b) Objectively verifiable
This means that the exchange rate must be based upon actual rates of exchange and not be purely speculative or hypothetical. For example, if a trader wished to apply a rate for monthly intervals which was based upon the average UK market rate for the preceding quarter, this would be acceptable.
c) The rate used should be updated periodically
You should not normally accept a method where the rate is updated less frequently than monthly. This is because the value we are seeking to establish is what the supply would cost to purchase in sterling at the time of supply. The greater the period between the time of supply and introduction of the exchange rate being used, the less likely it is that the value will be accurately reflected.
Common questions about the acceptability of exchange rate methods
Where a trader contracts to purchase foreign currency at a specified rate in advance of any supplies/acquisitions. The contention will be that this safeguards future transactions from exchange rate fluctuations. However, the question of the comparative values of currencies is not the same as that of the value of the supply/acquisition at the relevant time with which we are concerned.
Normally these contracted purchase rates of exchange will not be acceptable because they will be forward rates or determined by methods that rely upon forward rates. Forward rates are not based upon actual exchange rates but are speculative or hypothetical, being founded upon what the exchange rate is estimated to be at some future point in time.
The contracted purchase rate of exchange would only be acceptable where
- The contracted rate is one of the three acceptable rates previously described (e.g. the UK selling rate on the day of the contract) and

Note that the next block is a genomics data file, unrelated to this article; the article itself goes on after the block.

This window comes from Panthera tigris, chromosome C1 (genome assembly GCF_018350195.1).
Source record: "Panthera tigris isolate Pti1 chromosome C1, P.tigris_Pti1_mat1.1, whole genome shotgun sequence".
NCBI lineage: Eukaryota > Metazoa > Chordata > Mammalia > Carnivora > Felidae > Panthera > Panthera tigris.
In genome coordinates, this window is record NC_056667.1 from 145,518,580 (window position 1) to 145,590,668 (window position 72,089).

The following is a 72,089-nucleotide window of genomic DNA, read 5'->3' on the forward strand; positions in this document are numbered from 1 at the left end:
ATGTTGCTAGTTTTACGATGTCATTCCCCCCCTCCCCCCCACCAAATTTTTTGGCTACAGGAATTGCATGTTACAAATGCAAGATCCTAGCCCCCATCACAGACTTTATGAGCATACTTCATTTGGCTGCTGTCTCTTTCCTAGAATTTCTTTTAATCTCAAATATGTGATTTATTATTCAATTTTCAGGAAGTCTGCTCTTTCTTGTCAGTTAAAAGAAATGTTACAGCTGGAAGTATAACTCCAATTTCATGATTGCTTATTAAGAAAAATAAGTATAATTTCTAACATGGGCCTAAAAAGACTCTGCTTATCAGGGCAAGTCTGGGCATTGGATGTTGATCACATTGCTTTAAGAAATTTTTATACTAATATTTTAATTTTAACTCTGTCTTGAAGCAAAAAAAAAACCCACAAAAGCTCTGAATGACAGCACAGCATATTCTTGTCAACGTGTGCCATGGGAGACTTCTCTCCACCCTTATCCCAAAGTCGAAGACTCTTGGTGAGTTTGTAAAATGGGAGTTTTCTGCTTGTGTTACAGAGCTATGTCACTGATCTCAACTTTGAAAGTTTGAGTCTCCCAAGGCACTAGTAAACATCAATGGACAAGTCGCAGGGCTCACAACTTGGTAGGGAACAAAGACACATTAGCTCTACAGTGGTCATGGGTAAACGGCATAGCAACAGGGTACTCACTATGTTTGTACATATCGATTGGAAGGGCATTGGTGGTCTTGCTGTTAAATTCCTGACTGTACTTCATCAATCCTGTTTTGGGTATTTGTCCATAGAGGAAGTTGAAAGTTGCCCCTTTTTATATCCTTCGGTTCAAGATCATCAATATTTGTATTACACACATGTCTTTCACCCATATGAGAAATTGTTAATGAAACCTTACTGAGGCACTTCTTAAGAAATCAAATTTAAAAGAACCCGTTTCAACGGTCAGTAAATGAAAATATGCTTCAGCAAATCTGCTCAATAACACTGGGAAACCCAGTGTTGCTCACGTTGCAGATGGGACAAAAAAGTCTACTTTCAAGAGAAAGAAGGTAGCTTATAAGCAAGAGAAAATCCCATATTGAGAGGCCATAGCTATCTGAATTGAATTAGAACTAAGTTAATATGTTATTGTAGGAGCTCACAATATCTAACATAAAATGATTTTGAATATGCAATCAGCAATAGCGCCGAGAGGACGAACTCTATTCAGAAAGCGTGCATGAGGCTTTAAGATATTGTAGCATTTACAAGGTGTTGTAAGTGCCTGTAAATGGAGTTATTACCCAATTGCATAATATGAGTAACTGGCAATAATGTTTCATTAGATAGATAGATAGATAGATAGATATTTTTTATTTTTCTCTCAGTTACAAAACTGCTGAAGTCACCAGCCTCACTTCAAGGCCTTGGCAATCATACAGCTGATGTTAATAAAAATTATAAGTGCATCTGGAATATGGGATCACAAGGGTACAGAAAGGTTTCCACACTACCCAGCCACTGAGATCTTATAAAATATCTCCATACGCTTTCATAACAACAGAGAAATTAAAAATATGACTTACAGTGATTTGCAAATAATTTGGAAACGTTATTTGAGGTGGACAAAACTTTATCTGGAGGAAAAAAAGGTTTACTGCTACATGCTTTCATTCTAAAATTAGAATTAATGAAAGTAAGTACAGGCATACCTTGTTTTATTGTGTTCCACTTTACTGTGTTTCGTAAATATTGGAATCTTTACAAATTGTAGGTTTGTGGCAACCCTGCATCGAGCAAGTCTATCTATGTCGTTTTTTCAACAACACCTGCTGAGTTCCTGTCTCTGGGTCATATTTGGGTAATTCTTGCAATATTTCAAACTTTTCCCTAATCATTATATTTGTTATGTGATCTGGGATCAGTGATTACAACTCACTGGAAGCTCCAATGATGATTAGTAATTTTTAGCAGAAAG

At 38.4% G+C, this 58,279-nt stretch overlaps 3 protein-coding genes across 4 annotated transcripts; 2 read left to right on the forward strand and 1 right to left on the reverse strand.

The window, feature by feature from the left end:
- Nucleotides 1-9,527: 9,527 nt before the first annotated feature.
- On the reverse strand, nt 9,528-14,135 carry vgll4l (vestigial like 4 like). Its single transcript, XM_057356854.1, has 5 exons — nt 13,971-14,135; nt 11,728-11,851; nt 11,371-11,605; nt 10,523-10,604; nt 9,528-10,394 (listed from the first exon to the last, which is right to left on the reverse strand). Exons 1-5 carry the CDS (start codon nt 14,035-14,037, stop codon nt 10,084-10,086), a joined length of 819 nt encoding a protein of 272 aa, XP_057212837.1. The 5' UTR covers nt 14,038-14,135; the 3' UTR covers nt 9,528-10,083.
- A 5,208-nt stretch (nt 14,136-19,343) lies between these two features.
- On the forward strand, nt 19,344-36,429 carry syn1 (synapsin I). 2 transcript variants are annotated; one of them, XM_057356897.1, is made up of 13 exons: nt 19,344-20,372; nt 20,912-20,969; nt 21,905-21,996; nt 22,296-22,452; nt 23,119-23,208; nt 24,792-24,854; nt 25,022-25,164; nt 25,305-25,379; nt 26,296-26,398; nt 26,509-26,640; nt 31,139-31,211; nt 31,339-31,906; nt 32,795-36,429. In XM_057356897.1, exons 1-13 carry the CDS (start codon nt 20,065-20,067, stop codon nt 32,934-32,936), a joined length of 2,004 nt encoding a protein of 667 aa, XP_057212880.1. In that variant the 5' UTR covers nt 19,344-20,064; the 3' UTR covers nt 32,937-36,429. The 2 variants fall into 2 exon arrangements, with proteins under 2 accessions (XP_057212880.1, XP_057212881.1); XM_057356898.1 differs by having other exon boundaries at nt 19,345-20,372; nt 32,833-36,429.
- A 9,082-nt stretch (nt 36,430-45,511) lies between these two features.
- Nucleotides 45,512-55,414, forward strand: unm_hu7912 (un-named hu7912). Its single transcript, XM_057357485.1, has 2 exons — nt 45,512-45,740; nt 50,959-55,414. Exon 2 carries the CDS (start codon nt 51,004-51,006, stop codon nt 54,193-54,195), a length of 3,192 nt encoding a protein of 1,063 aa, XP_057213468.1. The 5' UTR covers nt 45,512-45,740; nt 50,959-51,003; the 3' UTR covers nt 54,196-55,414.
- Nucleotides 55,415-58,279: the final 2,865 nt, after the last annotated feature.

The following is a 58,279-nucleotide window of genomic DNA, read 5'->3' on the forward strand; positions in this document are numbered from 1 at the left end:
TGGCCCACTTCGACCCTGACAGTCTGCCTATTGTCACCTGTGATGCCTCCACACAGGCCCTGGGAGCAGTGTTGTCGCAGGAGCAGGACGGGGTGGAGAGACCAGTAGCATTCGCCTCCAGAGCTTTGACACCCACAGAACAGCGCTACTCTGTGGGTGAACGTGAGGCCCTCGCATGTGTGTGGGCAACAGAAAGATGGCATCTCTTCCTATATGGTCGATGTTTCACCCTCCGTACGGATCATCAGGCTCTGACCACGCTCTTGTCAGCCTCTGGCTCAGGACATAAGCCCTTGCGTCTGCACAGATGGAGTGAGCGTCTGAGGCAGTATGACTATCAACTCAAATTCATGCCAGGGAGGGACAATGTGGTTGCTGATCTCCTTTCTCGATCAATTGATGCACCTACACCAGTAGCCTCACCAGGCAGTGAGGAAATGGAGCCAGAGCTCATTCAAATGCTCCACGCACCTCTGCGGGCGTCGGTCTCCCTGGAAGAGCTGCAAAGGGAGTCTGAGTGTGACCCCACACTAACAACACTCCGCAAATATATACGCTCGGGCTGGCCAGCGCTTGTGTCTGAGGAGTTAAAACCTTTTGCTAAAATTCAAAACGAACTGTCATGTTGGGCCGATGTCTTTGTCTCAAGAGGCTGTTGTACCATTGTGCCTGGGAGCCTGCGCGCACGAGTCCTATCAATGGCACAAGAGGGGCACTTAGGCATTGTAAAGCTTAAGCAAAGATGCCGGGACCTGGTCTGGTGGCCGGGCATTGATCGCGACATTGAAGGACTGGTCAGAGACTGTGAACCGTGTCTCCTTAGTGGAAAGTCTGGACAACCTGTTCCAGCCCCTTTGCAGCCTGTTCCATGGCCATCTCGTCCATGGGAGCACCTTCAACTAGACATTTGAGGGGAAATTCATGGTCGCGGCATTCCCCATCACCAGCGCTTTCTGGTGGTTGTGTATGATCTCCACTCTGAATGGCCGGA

- The actual time of supply or acquisition is no later than one month after the date of the contract.
Where a trader seeks to value a supply/acquisition by reference to the exchange rate in use at the time the supplies were ordered or contracted for, normally this will not be acceptable because this does not create a tax point. Again, provided the exchange rate itself is acceptable, this could be used where the tax point occurs no later than a month afterwards.
Occasionally policy is asked whether it is acceptable for two traders, both based within the UK, to conduct transactions involving supplies wholly within the UK in a foreign currency. This is perfectly permissible provided the correct valuation rules relating to exchange rates are observed and the invoicing requirements are complied with.
Foreign currency and the Tour Operators’ Margin Scheme
There are special rules that override use of the valuation of supplies expressed in foreign currencies in Paragraph 11, Schedule 6, VATA 1994, when the Tour Operators’ Margin Scheme applies. These are to be found inNotice 709/5 (HMRC website) Section 13 Tertiary Law TL2 section 3]